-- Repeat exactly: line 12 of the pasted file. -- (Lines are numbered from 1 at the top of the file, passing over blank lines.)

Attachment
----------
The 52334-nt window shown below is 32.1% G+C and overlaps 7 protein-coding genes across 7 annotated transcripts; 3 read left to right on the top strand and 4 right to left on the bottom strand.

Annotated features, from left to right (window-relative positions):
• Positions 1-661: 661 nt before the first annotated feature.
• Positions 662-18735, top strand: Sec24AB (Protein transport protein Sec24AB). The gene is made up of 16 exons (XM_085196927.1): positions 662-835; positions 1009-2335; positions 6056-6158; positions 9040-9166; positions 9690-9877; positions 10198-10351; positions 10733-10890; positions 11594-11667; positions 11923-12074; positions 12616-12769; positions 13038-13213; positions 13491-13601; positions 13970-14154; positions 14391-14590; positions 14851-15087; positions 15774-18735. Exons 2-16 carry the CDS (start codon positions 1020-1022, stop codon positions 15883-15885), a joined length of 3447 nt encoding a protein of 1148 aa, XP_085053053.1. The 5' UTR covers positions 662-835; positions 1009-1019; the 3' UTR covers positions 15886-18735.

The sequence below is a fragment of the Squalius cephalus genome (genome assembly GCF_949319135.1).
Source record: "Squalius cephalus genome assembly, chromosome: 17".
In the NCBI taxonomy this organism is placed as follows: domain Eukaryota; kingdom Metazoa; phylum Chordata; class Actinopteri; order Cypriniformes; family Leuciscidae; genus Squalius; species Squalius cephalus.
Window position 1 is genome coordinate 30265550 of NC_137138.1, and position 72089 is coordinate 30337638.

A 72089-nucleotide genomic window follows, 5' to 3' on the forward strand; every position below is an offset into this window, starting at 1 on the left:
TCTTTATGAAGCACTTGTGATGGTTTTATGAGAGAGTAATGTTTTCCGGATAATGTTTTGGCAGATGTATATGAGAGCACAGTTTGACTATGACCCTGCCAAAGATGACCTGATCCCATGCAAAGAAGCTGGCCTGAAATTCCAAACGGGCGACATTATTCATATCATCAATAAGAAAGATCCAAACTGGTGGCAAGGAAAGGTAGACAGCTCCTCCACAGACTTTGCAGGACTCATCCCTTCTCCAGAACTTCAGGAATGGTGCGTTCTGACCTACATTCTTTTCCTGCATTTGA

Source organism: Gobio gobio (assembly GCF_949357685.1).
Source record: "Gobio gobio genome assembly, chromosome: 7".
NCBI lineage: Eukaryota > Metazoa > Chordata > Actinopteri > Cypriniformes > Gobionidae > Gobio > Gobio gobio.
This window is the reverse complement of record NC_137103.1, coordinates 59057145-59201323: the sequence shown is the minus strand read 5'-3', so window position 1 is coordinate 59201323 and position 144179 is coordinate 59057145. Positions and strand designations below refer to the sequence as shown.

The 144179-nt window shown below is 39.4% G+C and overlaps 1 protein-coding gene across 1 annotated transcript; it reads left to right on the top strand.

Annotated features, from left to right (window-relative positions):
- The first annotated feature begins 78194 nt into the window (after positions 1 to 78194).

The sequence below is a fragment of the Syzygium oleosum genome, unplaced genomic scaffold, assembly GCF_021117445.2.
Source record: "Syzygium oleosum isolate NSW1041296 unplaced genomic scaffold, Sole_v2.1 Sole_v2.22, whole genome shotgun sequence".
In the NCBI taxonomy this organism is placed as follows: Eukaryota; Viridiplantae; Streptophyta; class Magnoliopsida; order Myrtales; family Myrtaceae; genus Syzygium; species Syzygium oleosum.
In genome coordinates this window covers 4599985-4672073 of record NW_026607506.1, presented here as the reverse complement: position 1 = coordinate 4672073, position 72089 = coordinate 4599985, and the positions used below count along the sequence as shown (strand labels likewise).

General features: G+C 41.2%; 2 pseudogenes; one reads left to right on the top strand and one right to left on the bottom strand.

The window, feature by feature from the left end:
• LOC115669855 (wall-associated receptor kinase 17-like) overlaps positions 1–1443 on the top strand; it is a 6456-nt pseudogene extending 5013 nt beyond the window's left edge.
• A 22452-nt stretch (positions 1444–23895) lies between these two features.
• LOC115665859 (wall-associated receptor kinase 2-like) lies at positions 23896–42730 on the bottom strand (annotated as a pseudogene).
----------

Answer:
Source record: "Gobio gobio genome assembly, chromosome: 7".